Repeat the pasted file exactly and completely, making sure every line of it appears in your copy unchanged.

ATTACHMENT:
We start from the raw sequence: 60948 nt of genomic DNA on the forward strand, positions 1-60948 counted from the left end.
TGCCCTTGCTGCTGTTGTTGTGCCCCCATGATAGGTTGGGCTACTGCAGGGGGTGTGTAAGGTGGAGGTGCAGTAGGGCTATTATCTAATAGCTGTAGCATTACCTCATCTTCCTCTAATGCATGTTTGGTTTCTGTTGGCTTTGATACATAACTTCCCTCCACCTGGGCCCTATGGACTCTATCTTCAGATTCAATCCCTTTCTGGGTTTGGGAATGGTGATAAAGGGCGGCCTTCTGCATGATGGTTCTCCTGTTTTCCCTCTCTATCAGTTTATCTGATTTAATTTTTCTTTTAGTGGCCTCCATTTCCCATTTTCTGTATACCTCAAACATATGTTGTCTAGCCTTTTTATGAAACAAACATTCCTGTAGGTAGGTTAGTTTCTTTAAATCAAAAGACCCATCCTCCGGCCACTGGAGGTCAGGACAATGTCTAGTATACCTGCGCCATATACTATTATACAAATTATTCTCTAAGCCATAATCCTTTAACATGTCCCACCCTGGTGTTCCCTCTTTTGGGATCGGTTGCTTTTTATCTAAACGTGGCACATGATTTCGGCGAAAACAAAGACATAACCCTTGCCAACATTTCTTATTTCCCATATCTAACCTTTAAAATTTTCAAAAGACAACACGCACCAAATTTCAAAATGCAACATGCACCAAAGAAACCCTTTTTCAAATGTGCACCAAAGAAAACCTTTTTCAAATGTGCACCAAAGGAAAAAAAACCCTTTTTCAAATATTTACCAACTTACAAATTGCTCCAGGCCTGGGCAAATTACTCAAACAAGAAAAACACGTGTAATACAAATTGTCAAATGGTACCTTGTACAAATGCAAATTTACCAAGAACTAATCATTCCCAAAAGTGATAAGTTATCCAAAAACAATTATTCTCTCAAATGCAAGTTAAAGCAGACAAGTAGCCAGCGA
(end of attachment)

We start from the raw sequence: 60948 nt of genomic DNA on the forward strand, positions 1-60948 counted from the left end.
TGCCCTTGCTGCTGTTGTTGTGCCCCCATGATAGGTTGGGCTACTGCAGGGGGTGTGTAAGGTGGAGGTGCAGTAGGGCTATTATCTAATAGCTGTAGCATTACCTCATCTTCCTCTAATGCATGTTTGGTTTCTGTTGGCTTTGATACATAACTTCCCTCCACCTGGGCCCTATGGACTCTATCTTCAGATTCAATCCCTTTCTGGGTTTGGGAATGGTGATAAAGGGCGGCCTTCTGCATGATGGTTCTCCTGTTTTCCCTCTCTATCAGTTTATCTGATTTAATTTTTCTTTTAGTGGCCTCCATTTCCCATTTTCTGTATACCTCAAACATATGTTGTCTAGCCTTTTTATGAAACAAACATTCCTGTAGGTAGGTTAGTTTCTTTAAATCAAAAGACCCATCCTCCGGCCACTGGAGGTCAGGACAATGTCTAGTATACCTGCGCCATATACTATTATACAAATTATTCTCTAAGCCATAATCCTTTAACATGTCCCACCCTGGTGTTCCCTCTTTTGGGATCGGTTGCTTTTTATCTAAACGTGGCACATGATTTCGGCGAAAACAAAGACATAACCCTTGCCAACATTTCTTATTTCCCATATCTAACCTTTAAAATTTTCAAAAGACAACACGCACCAAATTTCAAAATGCAACATGCACCAAAGAAACCCTTTTTCAAATGTGCACCAAAGAAAACCTTTTTCAAATGTGCACCAAAGGAAAAAAAACCCTTTTTCAAATATTTACCAACTTACAAATTGCTCCAGGCCTGGGCAAATTACTCAAACAAGAAAAACACGTGTAATACAAATTGTCAAATGGTACCTTGTACAAATGCAAATTTACCAAGAACTAATCATTCCCAAAAGTGATAAGTTATCCAAAAACAATTATTCTCTCAAATGCAAGTTAAAGCAGACAAGTAGCCAGCGA